Schools/Child Welfare

Recent Posts

Health, labor, environment bills revived in special session

Sen, Beth Bye, Appropriations Committee co-chair, in the Senate  chamber during Monday's special session

A wide range of legislative priorities that failed to clear both chambers of the General Assembly before the June 3 end of the regular session won final approval early Tuesday as part of a massive budget implementation bill. The 686-page everything-but-the-kitchen-sink bill also includes several controversial new provisions. Here's what's in it. Continue Reading →

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The state of UConn in 15 charts

UConn chart art

The University of Connecticut has been undergoing tremendous growth recently — partly evidenced by the $1.3 billion budget officials adopted last week. Here, in graphical form, is a historical overview of where the public university gets and spends its money, who it enrolls, and how many it employs. Continue Reading →

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Giving young offenders 2nd chance means system-wide reform

Harding High School in Bridgeport

With a goal of reducing the number of young offenders incarcerated by 20 percent in three years, Connecticut will need to both prevent youths from entering the juvenile justice system and make sure they don't return when they leave. Second of two articles. Continue Reading →

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Behind The Numbers Podcast – Episode 6: Charter schools, state aid and UConn in a lean budget

behind-the-numbers logo

Connecticut Mirror budget reporter Keith M. Phaneuf and education reporter Jacqueline Rabe Thomas discuss the new $40.3 billion, two-year state budget legislators sent to Gov. Dannel P. Malloy, and its impact on every level of education from preschool to colleges and universities. Continue Reading →

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Looming deficits already threaten transportation, town aid initiatives

Former Transportation Strategy Board member Karen Burnaska and other advocates challenge gubernatorial candidates to focus on state's transportation needs.

A new, two-year state budget would make unprecedented investments in communities and transportation. But while Gov. Dannel P. Malloy insists his transportation investment will be protected by a legal lockbox, and Democratic lawmakers profess their commitment to local aid, looming deficits that start arriving in 2017-18 have advocates for both constituencies admitting they’re worried. Continue Reading →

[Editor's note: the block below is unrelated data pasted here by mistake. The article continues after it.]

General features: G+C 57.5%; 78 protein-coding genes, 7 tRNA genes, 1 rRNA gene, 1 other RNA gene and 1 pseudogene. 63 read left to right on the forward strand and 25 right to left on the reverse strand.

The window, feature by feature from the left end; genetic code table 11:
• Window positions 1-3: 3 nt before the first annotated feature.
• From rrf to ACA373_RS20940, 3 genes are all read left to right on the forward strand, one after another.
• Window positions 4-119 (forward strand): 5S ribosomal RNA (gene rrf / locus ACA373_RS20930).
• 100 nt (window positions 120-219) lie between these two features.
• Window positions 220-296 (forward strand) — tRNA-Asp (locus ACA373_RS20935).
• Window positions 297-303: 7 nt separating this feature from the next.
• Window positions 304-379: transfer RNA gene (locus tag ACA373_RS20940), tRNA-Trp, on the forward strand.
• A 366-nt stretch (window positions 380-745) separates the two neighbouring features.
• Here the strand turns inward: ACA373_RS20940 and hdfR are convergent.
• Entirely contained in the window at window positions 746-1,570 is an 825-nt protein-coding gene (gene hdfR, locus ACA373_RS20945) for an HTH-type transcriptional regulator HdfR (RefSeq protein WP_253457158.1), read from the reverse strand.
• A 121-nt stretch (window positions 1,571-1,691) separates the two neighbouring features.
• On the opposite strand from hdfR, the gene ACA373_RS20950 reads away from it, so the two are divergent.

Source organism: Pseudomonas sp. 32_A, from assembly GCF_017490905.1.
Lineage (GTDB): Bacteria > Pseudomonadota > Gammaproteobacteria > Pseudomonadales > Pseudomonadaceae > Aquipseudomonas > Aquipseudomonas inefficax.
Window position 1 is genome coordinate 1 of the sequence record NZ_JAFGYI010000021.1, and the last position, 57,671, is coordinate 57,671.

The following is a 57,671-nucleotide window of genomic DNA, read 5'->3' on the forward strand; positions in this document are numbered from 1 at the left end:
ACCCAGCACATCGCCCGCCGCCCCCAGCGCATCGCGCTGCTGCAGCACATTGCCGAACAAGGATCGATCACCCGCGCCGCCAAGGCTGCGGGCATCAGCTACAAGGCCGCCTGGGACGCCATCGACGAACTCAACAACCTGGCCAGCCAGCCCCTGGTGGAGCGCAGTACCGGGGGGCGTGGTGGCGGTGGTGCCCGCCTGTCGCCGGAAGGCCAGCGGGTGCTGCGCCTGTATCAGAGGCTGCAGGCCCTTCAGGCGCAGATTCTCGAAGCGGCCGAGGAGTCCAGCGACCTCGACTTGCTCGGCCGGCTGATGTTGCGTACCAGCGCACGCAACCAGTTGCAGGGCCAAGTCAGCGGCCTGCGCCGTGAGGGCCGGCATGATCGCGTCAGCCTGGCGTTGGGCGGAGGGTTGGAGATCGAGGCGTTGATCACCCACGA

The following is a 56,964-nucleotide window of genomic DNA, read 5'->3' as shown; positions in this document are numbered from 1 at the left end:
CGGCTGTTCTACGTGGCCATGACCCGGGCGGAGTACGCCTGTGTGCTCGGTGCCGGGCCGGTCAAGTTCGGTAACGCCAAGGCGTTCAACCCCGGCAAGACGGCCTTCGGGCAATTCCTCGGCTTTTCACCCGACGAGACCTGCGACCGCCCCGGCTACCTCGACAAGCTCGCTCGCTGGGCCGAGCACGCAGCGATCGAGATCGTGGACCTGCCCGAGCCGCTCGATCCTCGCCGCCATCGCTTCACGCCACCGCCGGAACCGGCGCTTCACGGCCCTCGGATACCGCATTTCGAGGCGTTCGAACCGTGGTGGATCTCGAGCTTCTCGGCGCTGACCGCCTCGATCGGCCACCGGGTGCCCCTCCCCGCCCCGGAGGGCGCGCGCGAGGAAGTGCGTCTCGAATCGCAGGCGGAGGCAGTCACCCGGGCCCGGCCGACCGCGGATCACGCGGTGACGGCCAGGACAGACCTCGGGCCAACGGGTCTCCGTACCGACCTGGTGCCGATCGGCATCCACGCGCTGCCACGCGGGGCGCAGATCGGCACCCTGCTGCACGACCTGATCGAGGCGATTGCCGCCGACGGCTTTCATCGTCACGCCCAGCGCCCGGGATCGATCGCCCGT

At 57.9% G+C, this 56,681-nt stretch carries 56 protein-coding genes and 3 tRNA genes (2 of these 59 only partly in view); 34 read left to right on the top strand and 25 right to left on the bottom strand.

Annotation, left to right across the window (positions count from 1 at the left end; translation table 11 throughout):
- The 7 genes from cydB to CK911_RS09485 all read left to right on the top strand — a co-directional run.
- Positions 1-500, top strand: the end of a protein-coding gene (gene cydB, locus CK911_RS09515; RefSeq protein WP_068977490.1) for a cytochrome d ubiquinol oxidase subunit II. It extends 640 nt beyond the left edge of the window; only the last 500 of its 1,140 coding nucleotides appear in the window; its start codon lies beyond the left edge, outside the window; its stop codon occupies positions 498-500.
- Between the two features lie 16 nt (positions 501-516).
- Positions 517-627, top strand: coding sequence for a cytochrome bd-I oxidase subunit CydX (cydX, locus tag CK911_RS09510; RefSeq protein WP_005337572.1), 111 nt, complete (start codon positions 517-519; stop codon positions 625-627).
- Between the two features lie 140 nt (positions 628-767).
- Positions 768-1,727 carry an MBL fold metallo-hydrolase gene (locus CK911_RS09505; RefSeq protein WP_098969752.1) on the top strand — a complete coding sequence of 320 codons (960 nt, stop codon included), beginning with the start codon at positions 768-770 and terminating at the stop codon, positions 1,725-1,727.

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Bye: Malloy should have scaled back transportation plan to ease tax hikes

This is a photo of Sen. Beth Bye.

A key Democratic legislative leader pushed back Monday on Gov. Dannel P. Malloy’s last-minute effort to scale back business tax hikes in the new state budget. Sen. Beth Bye said the Democratic governor’s bid to remove about $224 million in tax hikes over two years might have been received better had he sacrificed some of the new transportation funding he requested. Continue Reading →

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Evaluation — a dirty word to Connecticut teachers?

A classroom at DiLoreto Magnet Elementary School in New Britain

The state panel that developed Connecticut's teacher evaluation system three years ago met Wednesday to find ways to instill confidence in its utility among the state's teachers. The mission: ensure it is used to improve the profession and learning among students. Continue Reading →

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At last minute, an attempt to undo charter school FOI action

Jumoke Academy students work on an assignment while Gov. Dannel P. Malloy and Lt. Gov. Nancy Wyman watch in the back.

An attempt was made in the final hours of the General Assembly session last week to negate adopted legislation making charter schools subject to the state’s Freedom of Information Act. It's unclear whether the attempt will be renewed in the upcoming special session since no one is taking responsibility for it. Continue Reading →

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Bloomfield schools stage a comeback

Ross Hanson teaches his Advanced Placement Calculus class at Bloomfield High School.

BLOOMFIELD — Only a few years ago, Bloomfield High School was one of the state’s lowest-performing schools, a symbol of the chronic achievement gap afflicting low-income and minority students. But much has changed. In a state with some of the largest achievement gaps in the nation, a promising turnaround – in all of Bloomfield's schools – has caught the attention of state officials and education reform organizations. Continue Reading →

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